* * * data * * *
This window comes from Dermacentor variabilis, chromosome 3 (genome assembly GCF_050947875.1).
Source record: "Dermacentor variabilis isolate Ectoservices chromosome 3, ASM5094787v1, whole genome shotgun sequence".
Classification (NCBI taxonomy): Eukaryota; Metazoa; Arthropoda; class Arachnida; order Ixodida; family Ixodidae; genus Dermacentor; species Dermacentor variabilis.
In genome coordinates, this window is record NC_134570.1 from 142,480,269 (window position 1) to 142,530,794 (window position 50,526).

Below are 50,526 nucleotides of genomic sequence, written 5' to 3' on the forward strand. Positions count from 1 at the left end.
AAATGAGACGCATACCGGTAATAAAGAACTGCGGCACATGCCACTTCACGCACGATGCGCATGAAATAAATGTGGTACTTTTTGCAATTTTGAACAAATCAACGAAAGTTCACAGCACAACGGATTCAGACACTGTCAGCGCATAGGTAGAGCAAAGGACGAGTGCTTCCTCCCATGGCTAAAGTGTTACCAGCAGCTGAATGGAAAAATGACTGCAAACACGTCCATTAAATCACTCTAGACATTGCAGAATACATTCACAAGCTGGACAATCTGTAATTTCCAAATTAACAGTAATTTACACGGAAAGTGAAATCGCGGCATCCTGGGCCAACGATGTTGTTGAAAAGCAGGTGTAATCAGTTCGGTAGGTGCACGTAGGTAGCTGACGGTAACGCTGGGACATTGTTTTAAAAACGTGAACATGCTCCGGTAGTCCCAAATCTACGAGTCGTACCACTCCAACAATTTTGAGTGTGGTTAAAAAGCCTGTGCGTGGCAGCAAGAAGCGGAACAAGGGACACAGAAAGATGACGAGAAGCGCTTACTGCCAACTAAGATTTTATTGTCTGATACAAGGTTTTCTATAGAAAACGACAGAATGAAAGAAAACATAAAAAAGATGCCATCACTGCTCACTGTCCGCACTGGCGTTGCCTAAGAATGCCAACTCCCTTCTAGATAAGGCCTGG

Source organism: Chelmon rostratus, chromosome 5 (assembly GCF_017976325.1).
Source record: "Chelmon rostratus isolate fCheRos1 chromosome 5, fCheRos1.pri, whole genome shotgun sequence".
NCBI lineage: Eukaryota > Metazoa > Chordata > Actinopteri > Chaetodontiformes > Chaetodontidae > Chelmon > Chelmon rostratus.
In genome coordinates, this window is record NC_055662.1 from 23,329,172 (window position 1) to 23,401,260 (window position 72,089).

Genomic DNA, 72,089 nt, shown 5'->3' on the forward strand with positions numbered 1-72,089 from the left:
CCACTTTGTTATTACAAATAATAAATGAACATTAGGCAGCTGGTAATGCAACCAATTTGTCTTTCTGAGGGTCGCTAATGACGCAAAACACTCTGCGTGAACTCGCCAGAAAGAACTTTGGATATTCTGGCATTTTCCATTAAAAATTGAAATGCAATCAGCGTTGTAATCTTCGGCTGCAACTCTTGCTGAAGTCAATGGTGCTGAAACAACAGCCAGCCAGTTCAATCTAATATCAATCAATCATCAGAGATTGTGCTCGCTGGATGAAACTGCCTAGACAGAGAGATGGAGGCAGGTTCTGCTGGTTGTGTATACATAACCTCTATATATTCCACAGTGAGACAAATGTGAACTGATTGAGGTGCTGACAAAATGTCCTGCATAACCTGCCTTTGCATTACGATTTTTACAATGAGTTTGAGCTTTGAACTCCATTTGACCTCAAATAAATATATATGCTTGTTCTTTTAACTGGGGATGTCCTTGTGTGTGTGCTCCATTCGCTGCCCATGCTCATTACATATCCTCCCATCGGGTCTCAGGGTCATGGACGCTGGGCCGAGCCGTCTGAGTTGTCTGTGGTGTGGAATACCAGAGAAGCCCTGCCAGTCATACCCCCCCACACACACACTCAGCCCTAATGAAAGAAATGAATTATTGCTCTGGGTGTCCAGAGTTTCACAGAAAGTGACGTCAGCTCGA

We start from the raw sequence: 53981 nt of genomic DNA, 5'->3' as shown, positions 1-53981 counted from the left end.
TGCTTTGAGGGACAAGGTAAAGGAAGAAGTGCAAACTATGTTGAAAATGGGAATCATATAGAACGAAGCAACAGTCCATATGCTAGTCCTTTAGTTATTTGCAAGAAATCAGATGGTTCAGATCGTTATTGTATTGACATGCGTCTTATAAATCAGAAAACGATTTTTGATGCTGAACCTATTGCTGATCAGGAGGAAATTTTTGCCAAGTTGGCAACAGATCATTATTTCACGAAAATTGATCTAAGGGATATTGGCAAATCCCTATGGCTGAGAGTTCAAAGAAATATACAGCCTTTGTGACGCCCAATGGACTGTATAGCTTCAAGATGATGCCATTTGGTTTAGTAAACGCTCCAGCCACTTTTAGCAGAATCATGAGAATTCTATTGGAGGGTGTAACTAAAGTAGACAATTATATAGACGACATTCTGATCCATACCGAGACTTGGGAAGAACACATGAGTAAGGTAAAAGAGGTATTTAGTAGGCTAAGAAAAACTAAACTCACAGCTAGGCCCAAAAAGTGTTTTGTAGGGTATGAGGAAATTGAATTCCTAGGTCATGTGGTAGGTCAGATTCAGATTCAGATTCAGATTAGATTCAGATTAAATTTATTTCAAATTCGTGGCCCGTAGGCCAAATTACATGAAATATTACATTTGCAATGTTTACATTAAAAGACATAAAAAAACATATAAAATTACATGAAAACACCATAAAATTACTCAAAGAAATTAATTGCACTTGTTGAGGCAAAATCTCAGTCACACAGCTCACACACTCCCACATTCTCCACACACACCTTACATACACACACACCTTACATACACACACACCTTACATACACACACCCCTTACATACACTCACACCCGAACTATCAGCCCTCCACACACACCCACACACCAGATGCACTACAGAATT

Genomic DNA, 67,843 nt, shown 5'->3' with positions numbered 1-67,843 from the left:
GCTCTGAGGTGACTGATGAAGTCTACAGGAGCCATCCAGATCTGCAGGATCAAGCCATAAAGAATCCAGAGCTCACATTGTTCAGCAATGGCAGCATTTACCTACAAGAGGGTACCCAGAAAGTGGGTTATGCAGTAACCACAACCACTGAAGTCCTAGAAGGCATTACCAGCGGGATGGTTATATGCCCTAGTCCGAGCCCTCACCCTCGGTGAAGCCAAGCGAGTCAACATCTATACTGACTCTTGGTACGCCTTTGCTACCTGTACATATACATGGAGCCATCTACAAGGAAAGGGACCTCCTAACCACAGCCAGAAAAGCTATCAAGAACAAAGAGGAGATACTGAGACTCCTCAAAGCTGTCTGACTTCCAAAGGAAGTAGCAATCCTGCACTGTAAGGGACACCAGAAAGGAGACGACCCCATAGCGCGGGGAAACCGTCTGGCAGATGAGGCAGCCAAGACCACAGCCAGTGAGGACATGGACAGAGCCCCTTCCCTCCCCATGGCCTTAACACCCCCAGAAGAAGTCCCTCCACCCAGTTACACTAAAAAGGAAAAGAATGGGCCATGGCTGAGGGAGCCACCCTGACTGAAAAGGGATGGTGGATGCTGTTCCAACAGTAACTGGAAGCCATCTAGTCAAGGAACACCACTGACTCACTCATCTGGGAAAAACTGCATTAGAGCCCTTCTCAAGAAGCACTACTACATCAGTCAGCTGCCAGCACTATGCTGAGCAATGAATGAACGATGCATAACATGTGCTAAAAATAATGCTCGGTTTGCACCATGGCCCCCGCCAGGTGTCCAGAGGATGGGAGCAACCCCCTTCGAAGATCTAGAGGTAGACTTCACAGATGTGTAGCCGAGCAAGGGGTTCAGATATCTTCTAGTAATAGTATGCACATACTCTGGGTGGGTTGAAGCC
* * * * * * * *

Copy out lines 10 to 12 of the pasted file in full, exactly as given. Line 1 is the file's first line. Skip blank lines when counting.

In genome coordinates, this window is record NC_055662.1 from 23,329,172 (window position 1) to 23,401,260 (window position 72,089).

Genomic DNA, 72,089 nt, shown 5'->3' on the forward strand with positions numbered 1-72,089 from the left:
CCACTTTGTTATTACAAATAATAAATGAACATTAGGCAGCTGGTAATGCAACCAATTTGTCTTTCTGAGGGTCGCTAATGACGCAAAACACTCTGCGTGAACTCGCCAGAAAGAACTTTGGATATTCTGGCATTTTCCATTAAAAATTGAAATGCAATCAGCGTTGTAATCTTCGGCTGCAACTCTTGCTGAAGTCAATGGTGCTGAAACAACAGCCAGCCAGTTCAATCTAATATCAATCAATCATCAGAGATTGTGCTCGCTGGATGAAACTGCCTAGACAGAGAGATGGAGGCAGGTTCTGCTGGTTGTGTATACATAACCTCTATATATTCCACAGTGAGACAAATGTGAACTGATTGAGGTGCTGACAAAATGTCCTGCATAACCTGCCTTTGCATTACGATTTTTACAATGAGTTTGAGCTTTGAACTCCATTTGACCTCAAATAAATATATATGCTTGTTCTTTTAACTGGGGATGTCCTTGTGTGTGTGCTCCATTCGCTGCCCATGCTCATTACATATCCTCCCATCGGGTCTCAGGGTCATGGACGCTGGGCCGAGCCGTCTGAGTTGTCTGTGGTGTGGAATACCAGAGAAGCCCTGCCAGTCATACCCCCCCACACACACACTCAGCCCTAATGAAAGAAATGAATTATTGCTCTGGGTGTCCAGAGTTTCACAGAAAGTGACGTCAGCTCGA